Issue #126—April 9, 2021
This morning an email popped up in my inbox from a longtime friend and former colleague (and boss) at Phillips Publishing.
Over the past few decades, she’s headed up a major conservative book publishing company and is now working as a consultant and strategist for authors in that niche.
Her name is Marji Ross, and while she may be a top expert within this publishing niche, she also knows a LOT about copywriting and marketing.
In fact, I was immediately struck by how applicable some of the tactics Marji wrote about in her e-zine that’s directed to conservative book authors and publishers are to successful long-form copy.
I asked if I could share them here, and she was delighted for me to do so (Marji is a fabulous mentor and teacher in her own right, I can personally attest!)
So here we go…
“Steal-able” tactic #1: Confirm that their greatest hope or biggest fear is true.
Marji says this tactic is “click-bait for books”. It works great for sales promos, too. Try naming the hope or fear that your audience is harboring, something they suspect might be true but don’t dare hope (or fear) is actually true — and proclaim it.
The late Clayton Makepeace was masterful at this…especially when it came to fear in the highly-successful Weiss financial promos he wrote. By connecting with an idea the reader already has bubbling around in their brain, you make your main headline or email subject line or other copy immediately relevant and appealing to them.
(Note: Marji also points out a common mistake I’ve seen copywriters make: the OPPOSITE of this tactic is to promise to solve a problem the prospect or reader doesn’t know they have…which is a bad idea and will get you nowhere fast.)
“Steal-able” tactic #2: Provide historical context.
This tactic can make your promo more effective by giving support to your “big idea” and making it more credible and believable. This works especially well for financial promos (like Mike Palmer did with his epic “End of America” VSL), but can also work well for alternative health newsletters (i.e., Jim Rutz’s incredibly successful “Read This or Die” promo).
Marji says this tactic is particularly effective when there are big trends shaping our world (in the political book space, it could tie in with the pandemic, racial division, or the debate over election fraud). Any of these or other big trends could be fodder for your next promo as well.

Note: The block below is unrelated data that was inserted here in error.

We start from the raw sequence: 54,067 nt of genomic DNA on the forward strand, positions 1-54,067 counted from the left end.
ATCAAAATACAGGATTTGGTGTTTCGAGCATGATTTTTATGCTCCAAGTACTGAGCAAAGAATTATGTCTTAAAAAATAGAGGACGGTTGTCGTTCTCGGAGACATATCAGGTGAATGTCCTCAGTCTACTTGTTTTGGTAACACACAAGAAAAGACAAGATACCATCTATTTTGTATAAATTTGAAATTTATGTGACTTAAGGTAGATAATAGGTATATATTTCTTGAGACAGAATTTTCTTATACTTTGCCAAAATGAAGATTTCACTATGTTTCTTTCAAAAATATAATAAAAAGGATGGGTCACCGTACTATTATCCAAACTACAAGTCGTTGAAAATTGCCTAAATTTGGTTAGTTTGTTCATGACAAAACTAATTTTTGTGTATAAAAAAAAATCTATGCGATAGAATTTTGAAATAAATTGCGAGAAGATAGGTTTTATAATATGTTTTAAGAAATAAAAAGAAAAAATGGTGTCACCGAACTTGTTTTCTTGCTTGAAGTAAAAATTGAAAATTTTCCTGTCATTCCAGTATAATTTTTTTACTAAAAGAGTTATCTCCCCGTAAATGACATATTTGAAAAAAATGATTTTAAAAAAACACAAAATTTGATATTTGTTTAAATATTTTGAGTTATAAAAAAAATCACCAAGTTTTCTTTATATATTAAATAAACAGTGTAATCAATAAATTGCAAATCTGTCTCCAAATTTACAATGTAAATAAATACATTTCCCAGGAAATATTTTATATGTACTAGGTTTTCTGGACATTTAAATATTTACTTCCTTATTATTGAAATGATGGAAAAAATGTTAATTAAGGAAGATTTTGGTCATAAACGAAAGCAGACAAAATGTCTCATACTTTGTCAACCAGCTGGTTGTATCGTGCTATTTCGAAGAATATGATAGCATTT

Providing historical context helps frame what is currently happening and makes it less threatening and more possible to navigate. And when you drill down to what we’re really selling with many of our promos, it’s control. Control over your nest egg…control over your brain so you don’t get Alzheimer’s…control is what sells.
This “steal-able” tactic also provides for great story-telling. Even if your prospect doesn’t order from your promo, you can make them feel better off for reading it…and they’ll be more likely to order next time they see it or another promo from you.
“Steal-able” tactic #3: Expose a myth or paradox.
As Marji says, exposing a myth or a paradox can be very powerful, but you have to do some explaining. It’s a tactic that asks people to rethink or re-examine what they believe.
But when it’s done right, it’s a powerful way to introduce a new concept, a new paradigm, or a new path forward. Marji says to use it when the reader (or prospect) doesn’t want to choose Door #1 or Door #2. You provide Door #3.
It could also be a way to introduce the underlying “hidden cause” or why [insert common solution] doesn’t work. It’s most effective for when your target prospect feels stuck or frustrated…for those stubborn problems or worries they feel and experience every day, like joint pain, weight control, or anything money-related.
I’ve seen this tactic used successfully to not just launch a successful promo or product, but to launch entire markets. The entire alternative health market was launched by tapping into the myths and paradox of the traditional medical system.